At the Rome launch on October 6 of a different book opposing Kasper’s proposal, Cardinal George Pell, a member of Pope Francis’ Council of Nine, said that changing the practice or teaching of the Church would be “disastrous.”

Pentin writes, “Those responsible for mailing the books meticulously tried to avoid interception, ensuring the copies were sent through the proper channels within the Italian and Vatican postal systems.” Pentin added that his sources had “strongly” refuted the claim by the Synod’s secretariat that the books had been distributed “irregularly,” saying they had used the normal postal service that is governed according to Vatican state and international law and is known in Rome for its superior service to the Italian postal system.

Throughout the Synod, rumors circulated broadly among the assembled corps of journalists that the highly anticipated books had failed to reach the bishops and had in fact been confiscated on the orders of the Synod’s leadership. At the time, although this strange story had spread widely, none of the principal parties involved in the book’s publication or distribution were willing to come forward.

That rule of silence appears to still be in place; today none of the book’s authors or editors were willing to speak with LifeSiteNews “on the record” to confirm what had happened, and attempts to reach the Synod office went unanswered. It is public knowledge, however, that only a handful of bishops had been able to obtain a copy during the Synod itself.

Edward Pentin reported yesterday that the story has not stopped circulating in Rome since the Synod, despite having been dismissed at a December press conference by Vatican spokesman Fr. Federico Lombardi. “Since then the allegations have become more widely known and have been corroborated at the highest levels of the church,” Pentin writes, saying that his sources believe the seized books were likely destroyed.

It is notable that the accusation could have a potential of a criminal liability for unlawful seizure of posted materials. The Vatican City State postal service is a member of the Universal Postal Union, a body under the auspices of the UN, which regulates the postal service practice of 192 member states. One Vatican source told LifeSiteNews today that a first attempt had been made to stop the books being sent by the Vatican Post Office, but that the postal workers had refused to cooperate, saying that it would be “unethical” to tamper with the mail.

Baldisseri, appointed as a permanent Secretary of the Synod of Bishops by Pope Francis, has become a public spokesman for the Kasper Proposal and he was heavily criticized during the Synod by many of the bishops themselves, who complained that the process was being strictly controlled to produce a particular outcome.

At a conference in Rome last month, Baldisseri told delegates that “dogma can evolve” and that the purpose of the Synod was not merely to restate Catholic teaching. He also confirmed that the documents of the Synod, including the highly contested “mid-term Relatio” that had called for the Church to “accept and value” the “homosexual orientation” had been read and approved for publication by Pope Francis. 

Advertisement
Featured Image
Ben Johnson Ben Johnson Follow Ben

,

Chen Guangcheng contradicts Hillary’s version: Obama admin abandoned him, caved to ‘hooligans’

Ben Johnson Ben Johnson Follow Ben
By Ben Johnson

WASHINGTON, D.C., February 26, 2015 (LifeSiteNews.com) – Chen Guangcheng, the blind lawyer who exposed the brutality of China's one-child policy, is again questioning the official party line – the Obama administration's account. This time he is contradicting Hillary Clinton's story of his escape from home captivity in a new memoir.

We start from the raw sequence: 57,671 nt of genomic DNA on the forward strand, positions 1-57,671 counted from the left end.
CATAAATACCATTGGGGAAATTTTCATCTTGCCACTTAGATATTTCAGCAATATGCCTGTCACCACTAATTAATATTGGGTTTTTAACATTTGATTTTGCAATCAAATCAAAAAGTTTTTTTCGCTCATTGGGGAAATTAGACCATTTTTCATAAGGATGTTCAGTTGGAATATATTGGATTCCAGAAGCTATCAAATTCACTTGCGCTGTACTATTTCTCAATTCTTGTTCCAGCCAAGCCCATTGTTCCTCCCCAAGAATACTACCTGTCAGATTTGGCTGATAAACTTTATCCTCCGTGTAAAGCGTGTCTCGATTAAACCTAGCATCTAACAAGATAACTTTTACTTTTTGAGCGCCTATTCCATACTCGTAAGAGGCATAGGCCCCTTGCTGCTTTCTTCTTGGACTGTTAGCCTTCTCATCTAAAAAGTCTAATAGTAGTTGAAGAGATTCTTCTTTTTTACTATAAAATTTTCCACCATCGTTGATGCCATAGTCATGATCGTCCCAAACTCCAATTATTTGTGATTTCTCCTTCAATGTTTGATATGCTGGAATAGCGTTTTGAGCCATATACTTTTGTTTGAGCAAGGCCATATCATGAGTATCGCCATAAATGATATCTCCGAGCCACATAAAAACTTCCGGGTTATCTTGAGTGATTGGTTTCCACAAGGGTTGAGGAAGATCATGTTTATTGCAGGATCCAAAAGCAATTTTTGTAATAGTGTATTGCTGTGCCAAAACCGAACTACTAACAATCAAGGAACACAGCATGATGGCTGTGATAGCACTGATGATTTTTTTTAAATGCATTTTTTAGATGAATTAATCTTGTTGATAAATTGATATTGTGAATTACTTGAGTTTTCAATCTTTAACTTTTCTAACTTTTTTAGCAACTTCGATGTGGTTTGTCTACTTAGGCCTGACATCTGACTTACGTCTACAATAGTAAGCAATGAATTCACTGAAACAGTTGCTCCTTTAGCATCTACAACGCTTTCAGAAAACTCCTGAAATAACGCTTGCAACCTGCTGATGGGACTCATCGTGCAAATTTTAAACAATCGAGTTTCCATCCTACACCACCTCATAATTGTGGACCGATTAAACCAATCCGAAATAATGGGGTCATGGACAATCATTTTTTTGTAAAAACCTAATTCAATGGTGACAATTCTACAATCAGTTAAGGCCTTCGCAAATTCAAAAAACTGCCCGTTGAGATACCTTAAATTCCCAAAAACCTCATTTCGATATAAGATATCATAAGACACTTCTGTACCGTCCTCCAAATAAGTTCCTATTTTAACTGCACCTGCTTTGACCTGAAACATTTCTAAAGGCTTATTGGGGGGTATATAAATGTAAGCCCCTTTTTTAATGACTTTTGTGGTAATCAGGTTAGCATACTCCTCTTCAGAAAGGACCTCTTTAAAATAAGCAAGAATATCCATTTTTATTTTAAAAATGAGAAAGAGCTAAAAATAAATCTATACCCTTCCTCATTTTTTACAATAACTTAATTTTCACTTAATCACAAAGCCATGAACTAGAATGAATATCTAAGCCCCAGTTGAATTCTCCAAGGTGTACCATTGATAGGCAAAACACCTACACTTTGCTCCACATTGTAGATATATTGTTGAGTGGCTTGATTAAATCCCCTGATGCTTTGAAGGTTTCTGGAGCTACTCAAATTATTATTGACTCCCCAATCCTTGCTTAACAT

Hillary, who was Secretary of State at the time Chen fled his captors and sought refuge in the U.S. Embassy, has steadfastly denied she lobbied Chen to leave the premises, despite tense negotiations with the Chinese. But Chen writes that he felt so pressured and abandoned by U.S. officials, he was “overcome by sadness and wept.”

Chen so angered Chinese officials by uncovering the corruption and coercion of the nation's forced abortion regime that he was imprisoned for years. After his release, he and his family were held under house arrest inside a garrisoned village.

But on April 22, 2012, Chen scaled the wall and ran, on a broken foot, for miles. After going through a series of safe houses, a car took him to Beijing, where he sought sanctuary in the U.S. Embassy.

Hillary and Chen agree on that much – but the rest of their tales diverge.

Hillary spent chapter five of her memoir, "Hard Choices"  “Beijing: The Dissident” – discussing Chen's plight. The light-selling autobiography claims that Hillary got a call on the yellow phone on April 25, telling her about Chen's plea. “I said, 'Go get him,'” she wrote, adding that it “wasn't a close call.” She later told the Council on Foreign Relations that she authorized some “James Bond-ish kind of activity” for his rescue.

But Chen's escape came just days before Clinton was to arrive in China for a diplomatic visit. Chen and those close to him have always maintained that Chen faced coercion to leave the U.S. Embassy – and that U.S. officials broke their word after he complied.

The State Department passed along threats that, if Chen did not leave the Embassy for a Chinese communist-controlled hospital, his family would face repercussions from government officials. Spokeswoman Victoria Nuland, while denying any wrongdoing, admitted that “U.S. interlocutors did make clear that if Chen elected to stay in the embassy, Chinese officials had indicated to us that his family would be returned to Shandong, and they would lose their opportunity to negotiate for reunification.”

But in "Hard Choices", Hillary says U.S. officials were so considerate of Chen that the then-ambassador to China, Gary Locke, and State Department Legal Adviser Harold Koh “spent hours sitting with Chen, holding his hand, soothing his fears, and talking about his hopes for the future.”